The Kerala Governor said that the Constitution has to be upheld. (Photo Credit: Twitter/@KeralaGovernor)
Upset after state government moved to the Supreme Court against the controversial Citizenship Amendment Act or CAA, Kerala Governor Arif Mohammed Khan on Sunday said that he would not remain a "mute spectator" and would ensure the law of the land is upheld.
"The Constitution has to be upheld and this is not a personal fight," khan, who arrived from Bengaluru, told reporters here on Sunday evening. "I will not sit like a mute spectator... will ensure that the rules and law are upheld", he added.
The Governor took strong exception to the state government's decision to challenge the Citizenship (Amendment) Act (CAA) "without consulting" him and sought a report from the Chief Secretary.
On Tuesday, Kerala became first Indian state to challenge the controversial Citizenship Amendment Act in the Supreme Court. In it's plea, the Kerala government said that the Citizenship Act is in violation of Articles 14, 21 and 25 of the Constitution of India as well as against the basic principle of secularism. The petition was filed under Article 131.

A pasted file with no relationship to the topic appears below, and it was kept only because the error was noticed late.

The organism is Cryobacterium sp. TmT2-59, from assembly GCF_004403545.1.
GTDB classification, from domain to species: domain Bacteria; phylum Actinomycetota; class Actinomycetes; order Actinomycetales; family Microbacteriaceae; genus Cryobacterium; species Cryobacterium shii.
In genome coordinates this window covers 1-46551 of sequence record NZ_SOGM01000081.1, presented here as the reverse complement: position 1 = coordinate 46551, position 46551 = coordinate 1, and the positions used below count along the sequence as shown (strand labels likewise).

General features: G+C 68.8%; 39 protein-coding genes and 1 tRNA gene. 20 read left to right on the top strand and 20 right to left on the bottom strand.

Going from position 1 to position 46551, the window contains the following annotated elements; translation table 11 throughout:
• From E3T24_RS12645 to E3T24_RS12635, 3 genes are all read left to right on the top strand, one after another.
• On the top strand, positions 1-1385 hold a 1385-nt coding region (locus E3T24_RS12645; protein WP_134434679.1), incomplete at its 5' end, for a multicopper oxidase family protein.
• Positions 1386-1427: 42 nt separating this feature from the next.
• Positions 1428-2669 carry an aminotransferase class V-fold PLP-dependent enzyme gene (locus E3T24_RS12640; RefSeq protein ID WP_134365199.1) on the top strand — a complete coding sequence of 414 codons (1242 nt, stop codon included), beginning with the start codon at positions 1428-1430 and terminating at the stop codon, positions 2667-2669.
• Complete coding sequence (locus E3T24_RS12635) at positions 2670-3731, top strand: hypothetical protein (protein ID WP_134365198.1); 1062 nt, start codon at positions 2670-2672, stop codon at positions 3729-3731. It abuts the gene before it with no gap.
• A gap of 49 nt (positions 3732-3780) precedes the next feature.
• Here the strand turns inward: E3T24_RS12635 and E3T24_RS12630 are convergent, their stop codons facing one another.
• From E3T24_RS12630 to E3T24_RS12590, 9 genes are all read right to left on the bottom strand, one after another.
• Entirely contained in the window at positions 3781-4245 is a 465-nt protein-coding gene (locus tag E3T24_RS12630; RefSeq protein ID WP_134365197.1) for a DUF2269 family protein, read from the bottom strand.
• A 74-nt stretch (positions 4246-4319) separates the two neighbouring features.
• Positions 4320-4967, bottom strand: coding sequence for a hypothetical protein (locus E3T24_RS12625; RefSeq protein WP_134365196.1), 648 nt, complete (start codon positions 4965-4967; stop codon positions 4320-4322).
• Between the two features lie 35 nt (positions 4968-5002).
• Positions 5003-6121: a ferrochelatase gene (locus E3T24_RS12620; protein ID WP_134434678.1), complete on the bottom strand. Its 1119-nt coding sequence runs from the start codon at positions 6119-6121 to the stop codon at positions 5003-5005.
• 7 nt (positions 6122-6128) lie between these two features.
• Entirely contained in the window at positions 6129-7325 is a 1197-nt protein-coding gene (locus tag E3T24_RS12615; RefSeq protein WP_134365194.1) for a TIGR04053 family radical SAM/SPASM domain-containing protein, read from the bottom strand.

Following the move, the turf war between the Kerala Governor and state Chief Minister Pinarayi Vijayan came out in open. Khan publicly expressed his displeasure over the state government's plea against the Citizenship Amendment Act.
"I have no issue with them going to Supreme Court but they should have informed me first. I being constitutional head come to know about it through newspapers. Clearly, I am not just a rubber stamp," Khan was quoted as saying.
Fuming over the state government's decision, Khan added, "This is breach of protocol and breach of courtesy. I will look into it whether the state government can go to the Supreme Court without the approval of the Governor. If not the approval, they could have just informed me."